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The Goodness of the Game

Ryan McGee’s memoir takes us behind the scenes of Minor League Baseball

In 1994, Ryan McGee’s spring and summer were filled with epic mascot battles, wannabe national anthem singers, and a stuntman in a coffin packed with explosives.

These stories are shared in Welcome to the Circus of Baseball, a memoir covering McGee’s time as an intern for the Asheville Tourists. In the decades since his season in the Blue Ridge Mountains, McGee — a UT Knoxville graduate — has widely covered sports from college football and baseball to NASCAR. He currently serves as a senior writer for

The spring and summer of ‘94 proved to be a strange time in the sports world. Michael Jordan left the NBA for baseball, O.J. Simpson was charged with murder, and Major League Baseball shut down mid-season due to a dispute between owners and players.

Welcome to the Circus of Baseball doesn’t revolve around the national dramas of ’94; instead, it takes readers behind the scenes of a Minor League Baseball club. McGee captures the trajectory of the Tourists’ season from early spring preparations to the dog days of August, structuring the book around the nine innings of a baseball game. All of this is held together by his sincere and trustworthy voice pulsing with love for the game.

As he guides us through innings, McGee recalls the nitty-gritty details of the business side of baseball — delivering schedules, working concession stands, covering the field with a giant tarp. A passage that stuck in my mind revolves around one of the most glorious treats at a baseball game: snow cones. He addresses the phenomenon of kids loving blue snow cones and offers a super sugary explanation of how the ice and syrup concoction he calls “crack for kids” is made at a ballpark. And, perhaps most interestingly, why snow cones are a solid profit maker.

What McGee is after in this memoir is to celebrate Minor League Baseball by writing an overdue love letter to McCormick Field, home of the Tourists since 1924. Like an ace pitcher, his aim is clear, hurling his words toward all that is pure about the game. “McCormick Field was the perfect antidote for everyone’s MLB illness. It was everything that is right about baseball. A perfectly picturesque all-American throwback minor league ballpark…. A grandstand packed with patrons, buzzed in the box seats on cold beer and peanuts, and none of it had cost them more than a few bucks. … A circle of gray concrete, green vines, and a kaleidoscope of advertising billboards, all wrapped around a diamond of a ballfield that for nearly a century has been tread upon by the Cooperstown-bound cleats of Ty Cobb, Babe Ruth, and Willie Stargell, as well as thousands of minor leaguers whose names and unfulfilled big-league dreams have been lost to time.”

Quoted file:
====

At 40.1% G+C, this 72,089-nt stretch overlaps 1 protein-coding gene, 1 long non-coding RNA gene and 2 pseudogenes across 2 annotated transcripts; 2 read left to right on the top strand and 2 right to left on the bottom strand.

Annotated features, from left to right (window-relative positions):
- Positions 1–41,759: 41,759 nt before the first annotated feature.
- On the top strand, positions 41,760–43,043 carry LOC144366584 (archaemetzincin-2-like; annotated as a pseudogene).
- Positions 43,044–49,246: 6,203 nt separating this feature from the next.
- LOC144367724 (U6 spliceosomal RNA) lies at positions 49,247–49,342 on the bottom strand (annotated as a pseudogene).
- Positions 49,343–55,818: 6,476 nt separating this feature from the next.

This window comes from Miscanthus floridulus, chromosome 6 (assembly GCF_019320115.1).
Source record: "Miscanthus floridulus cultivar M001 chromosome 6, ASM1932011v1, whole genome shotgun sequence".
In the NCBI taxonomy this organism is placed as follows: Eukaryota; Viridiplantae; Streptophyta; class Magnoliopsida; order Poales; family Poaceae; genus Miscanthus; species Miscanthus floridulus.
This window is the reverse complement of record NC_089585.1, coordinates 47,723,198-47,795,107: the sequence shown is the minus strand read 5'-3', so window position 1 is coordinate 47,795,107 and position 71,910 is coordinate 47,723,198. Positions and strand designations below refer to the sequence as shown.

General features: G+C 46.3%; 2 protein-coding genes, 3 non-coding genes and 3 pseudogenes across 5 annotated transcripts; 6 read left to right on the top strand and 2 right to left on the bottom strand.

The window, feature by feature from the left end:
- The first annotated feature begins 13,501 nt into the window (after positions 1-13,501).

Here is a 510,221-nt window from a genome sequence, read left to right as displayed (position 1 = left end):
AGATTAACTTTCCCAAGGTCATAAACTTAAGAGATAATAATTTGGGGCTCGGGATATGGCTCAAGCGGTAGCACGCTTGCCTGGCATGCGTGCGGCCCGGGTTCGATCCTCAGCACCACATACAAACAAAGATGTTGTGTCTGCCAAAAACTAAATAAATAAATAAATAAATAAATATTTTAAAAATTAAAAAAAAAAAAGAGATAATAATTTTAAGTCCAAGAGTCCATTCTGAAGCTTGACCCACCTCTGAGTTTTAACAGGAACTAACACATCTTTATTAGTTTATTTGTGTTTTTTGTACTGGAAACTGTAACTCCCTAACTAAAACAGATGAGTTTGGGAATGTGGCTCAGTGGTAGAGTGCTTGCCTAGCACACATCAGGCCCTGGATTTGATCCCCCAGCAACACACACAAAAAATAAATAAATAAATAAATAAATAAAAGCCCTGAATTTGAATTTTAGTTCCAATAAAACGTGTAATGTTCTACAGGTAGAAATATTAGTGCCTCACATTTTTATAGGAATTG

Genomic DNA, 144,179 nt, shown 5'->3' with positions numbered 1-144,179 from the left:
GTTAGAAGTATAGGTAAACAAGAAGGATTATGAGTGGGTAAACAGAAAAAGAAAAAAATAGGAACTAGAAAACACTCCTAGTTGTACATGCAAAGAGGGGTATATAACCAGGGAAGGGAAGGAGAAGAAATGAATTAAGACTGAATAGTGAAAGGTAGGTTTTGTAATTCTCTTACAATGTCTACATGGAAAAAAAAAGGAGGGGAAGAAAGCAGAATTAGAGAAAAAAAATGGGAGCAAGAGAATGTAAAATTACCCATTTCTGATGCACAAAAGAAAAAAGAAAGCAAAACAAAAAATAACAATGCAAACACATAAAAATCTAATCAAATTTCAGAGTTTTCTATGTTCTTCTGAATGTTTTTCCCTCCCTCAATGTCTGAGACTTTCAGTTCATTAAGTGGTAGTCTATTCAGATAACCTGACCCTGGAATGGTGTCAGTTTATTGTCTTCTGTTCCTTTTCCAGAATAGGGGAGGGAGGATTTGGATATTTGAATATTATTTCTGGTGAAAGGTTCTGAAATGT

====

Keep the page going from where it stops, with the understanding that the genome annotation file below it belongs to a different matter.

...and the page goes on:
McGee’s sincere voice surprised me by piercing through my cynicism about professional sports. His unwavering appreciation for baseball warmed my heart and led me to recall my earliest memories of the game, watching the Chattanooga Lookouts play in Engel Stadium. For myself, the magic of those early encounters is undeniable; they made me want to purchase gloves for my sons and teach them to play catch in our backyard.

It’s difficult to avoid romanticizing baseball, and I suspected McGee would fall into the trap of nostalgia and become blinded by his devotion. He’s the kind of guy who has memorized every line of Bull Durham and Field of Dreams, referring to them often in his memoir. At times, he did teeter on the edge of nostalgia, but he always pulled back to reality and acknowledged the challenges facing baseball in the early 90s.

There is no shortage of books about baseball, but there are few memoirs of the minor leagues written by people operating behind the scenes. McGee contributes to a narrow category in need of more voices, those standing in the corner or leaning against the wall observing both the beauty and absurdity of this segment of the sport.

It’s easy in 2023 to disparage baseball as a game stuck in the past, a game lagging behind the fast-paced world we live in. And some of these criticisms are fair. But McGee gives me hope baseball contains an enduring core that will last. I hope this memoir finds readers who share McGee’s reverence for the game. His knack for weaving baseball lore into his writing will satisfy diehard fans. And I hope the book falls into the hands of people like myself who once loved baseball but have forgotten about the goodness of the game.

The Goodness of the Game

Billy Kilgore is a writer, at-home dad, and ordained pastor. He lives with his wife and two sons in Nashville. His writing has appeared in The Washington Post‘s “On Parenting” column, NarrativelyScary Mommy, and Fatherly. He is a graduate of the University of Tennessee at Chattanooga.